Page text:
Cultural Anthropology and Development Sociology: Master overview, 2016-2017

The Master’s programme in Cultural Anthropology and Development Sociology at Leiden University covers one year. The programme offers two specialisations:

The Leiden MA in Cultural Anthropology and Development Sociology (CA-DS) is personal and internationally orientated. The specialisations are unique and it is the only MA CA-DS where students can graduate by using audiovisual methods (like film) both as research and reporting tools. The master’s programme offers:

Visual Ethnography:
Visual Ethnography as a Method is a methodological option that can be combined with the specialisation Global Ethnography. It teaches students how to use photo’s, video and audio both as research and reporting tools as part of anthropological research. The exact programme and course descriptions of this methodological track within both specialisations can be found on the e-prospectus pages of the specialisations.
If you have any question regarding the admission to ‘Visual Ethnography as a Method’, please check our website.

Regional Focus – Fieldschools:
The Leiden Institute of CA-DS has a lot of expertise on South-East Asia and Sub-Saharan Africa, and of course the Netherlands. The MA students are also encouraged to conduct their research in one of our field schools located in Indonesia (Java), Ghana, or the Netherlands.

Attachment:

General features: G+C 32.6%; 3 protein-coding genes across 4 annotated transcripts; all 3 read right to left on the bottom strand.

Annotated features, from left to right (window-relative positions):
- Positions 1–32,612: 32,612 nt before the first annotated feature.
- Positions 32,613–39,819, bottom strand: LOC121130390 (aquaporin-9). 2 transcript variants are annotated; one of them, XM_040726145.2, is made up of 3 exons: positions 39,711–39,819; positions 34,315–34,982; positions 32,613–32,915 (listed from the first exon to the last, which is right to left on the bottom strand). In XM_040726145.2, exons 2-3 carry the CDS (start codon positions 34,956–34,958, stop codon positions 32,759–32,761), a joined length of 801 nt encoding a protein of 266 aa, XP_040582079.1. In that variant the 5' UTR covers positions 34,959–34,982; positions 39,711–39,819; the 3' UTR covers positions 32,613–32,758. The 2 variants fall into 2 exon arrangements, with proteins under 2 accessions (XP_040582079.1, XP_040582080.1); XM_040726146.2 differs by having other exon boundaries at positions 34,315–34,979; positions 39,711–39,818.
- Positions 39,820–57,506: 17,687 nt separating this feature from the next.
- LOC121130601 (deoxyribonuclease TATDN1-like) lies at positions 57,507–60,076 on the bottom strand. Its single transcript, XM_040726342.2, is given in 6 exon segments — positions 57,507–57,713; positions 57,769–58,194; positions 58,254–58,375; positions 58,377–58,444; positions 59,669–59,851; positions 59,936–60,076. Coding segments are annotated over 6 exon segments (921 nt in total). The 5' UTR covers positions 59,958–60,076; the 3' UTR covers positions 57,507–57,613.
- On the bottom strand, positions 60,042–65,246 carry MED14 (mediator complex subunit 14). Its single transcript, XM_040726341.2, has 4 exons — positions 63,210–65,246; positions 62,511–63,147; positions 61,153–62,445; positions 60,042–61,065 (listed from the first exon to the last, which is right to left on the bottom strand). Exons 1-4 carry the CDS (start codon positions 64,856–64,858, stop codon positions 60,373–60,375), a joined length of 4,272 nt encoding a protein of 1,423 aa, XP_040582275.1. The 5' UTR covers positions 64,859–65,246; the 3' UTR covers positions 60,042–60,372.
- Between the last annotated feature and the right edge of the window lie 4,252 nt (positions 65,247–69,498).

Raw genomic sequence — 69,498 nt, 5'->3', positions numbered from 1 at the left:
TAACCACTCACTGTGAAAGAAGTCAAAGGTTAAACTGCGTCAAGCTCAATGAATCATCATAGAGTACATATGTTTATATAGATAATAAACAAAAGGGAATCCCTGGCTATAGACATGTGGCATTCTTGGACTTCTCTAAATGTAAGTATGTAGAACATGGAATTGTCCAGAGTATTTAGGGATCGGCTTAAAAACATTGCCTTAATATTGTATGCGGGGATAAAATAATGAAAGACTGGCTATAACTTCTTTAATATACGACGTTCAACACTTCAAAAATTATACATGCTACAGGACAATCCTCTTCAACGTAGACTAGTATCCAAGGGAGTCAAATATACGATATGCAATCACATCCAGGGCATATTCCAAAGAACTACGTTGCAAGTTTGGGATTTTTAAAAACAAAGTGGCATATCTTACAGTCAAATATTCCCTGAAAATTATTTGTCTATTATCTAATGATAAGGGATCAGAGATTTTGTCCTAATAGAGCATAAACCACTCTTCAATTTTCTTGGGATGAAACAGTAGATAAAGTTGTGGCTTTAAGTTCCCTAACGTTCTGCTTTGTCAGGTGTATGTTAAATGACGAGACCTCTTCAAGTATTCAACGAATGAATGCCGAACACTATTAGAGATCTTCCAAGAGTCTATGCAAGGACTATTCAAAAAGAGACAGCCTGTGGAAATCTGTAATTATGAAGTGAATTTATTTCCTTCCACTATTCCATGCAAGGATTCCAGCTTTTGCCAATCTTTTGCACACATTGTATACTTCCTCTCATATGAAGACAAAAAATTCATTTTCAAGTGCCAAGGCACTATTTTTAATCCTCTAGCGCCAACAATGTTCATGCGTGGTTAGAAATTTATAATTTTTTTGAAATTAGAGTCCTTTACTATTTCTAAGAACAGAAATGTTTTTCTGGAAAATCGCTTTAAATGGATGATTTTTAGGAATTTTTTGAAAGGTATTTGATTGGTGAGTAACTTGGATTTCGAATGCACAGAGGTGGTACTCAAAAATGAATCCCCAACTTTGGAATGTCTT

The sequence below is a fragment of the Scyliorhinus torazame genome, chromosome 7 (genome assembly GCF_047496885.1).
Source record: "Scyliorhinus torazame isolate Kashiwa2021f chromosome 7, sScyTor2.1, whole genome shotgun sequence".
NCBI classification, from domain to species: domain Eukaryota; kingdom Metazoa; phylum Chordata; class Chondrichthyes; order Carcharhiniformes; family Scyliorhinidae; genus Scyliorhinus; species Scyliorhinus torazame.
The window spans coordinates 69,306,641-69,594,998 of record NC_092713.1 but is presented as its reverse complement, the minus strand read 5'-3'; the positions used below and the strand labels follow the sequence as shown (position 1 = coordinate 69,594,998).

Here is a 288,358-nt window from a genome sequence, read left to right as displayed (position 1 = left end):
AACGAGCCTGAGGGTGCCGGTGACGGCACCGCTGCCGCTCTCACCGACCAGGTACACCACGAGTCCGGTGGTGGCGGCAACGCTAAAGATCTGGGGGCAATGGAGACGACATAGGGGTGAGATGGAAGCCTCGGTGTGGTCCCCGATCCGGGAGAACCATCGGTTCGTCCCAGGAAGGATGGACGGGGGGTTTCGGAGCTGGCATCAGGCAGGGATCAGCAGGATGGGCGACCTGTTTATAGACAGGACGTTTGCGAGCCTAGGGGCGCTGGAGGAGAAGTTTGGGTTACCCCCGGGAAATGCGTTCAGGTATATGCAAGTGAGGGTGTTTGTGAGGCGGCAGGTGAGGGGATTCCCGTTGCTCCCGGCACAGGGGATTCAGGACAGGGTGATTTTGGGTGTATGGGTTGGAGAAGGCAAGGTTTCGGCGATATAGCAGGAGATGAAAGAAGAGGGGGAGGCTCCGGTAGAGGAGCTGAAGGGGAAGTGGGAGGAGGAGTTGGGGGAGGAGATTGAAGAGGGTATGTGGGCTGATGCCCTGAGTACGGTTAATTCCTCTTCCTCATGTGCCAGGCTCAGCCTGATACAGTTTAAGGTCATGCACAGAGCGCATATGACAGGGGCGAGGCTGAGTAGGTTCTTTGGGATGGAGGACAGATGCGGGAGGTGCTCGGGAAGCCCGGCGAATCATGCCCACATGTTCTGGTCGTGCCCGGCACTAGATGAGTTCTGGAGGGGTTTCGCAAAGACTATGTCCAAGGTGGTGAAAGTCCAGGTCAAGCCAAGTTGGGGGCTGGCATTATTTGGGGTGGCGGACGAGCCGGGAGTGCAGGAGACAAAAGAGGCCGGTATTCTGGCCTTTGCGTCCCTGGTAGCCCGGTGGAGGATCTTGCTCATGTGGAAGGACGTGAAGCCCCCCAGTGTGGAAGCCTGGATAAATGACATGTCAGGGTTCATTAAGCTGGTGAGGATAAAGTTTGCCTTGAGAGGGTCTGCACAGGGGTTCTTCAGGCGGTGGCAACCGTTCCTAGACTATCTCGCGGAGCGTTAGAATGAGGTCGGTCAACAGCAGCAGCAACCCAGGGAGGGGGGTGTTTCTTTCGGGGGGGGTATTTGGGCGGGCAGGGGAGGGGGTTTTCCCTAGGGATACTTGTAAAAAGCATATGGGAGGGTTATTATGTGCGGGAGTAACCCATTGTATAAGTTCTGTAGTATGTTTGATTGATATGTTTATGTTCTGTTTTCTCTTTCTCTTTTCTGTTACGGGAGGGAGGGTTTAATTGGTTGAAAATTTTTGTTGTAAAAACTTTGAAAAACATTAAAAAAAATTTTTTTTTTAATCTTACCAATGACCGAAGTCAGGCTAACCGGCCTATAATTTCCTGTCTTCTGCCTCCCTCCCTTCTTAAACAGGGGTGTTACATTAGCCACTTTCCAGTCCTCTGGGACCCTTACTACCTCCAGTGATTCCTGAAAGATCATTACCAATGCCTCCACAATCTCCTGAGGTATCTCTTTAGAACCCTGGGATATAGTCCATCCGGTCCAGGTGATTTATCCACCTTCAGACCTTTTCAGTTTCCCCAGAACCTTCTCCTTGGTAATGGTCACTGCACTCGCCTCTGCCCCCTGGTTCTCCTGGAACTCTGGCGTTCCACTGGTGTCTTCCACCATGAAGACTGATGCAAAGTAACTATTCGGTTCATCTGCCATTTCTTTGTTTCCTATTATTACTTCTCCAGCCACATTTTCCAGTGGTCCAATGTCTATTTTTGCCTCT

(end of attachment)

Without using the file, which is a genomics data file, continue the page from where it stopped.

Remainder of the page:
Nevertheless, students are not strictly limited to these regions and can focus their research on another region about which they have some expertise and speak the local language. In such cases it is advisable to contact the institute’s coordinator and discuss the feasibility of your research plans.

Objectives of the MA:

  • To provide master’s students with general theoretical knowledge of the discipline and thorough knowledge of culture and society in a certain region. This will enable them to analyse the social problems of that region, to report on them in an academically sound way and to offer advice on policies;
  • To equip master’s students with the scientific skills required to independently design and execute fundamental and applied research;
  • To provide master’s students with the knowledge, skills and instruments required for the job market, both in societies that are culturally familiar and in those that are new and different.

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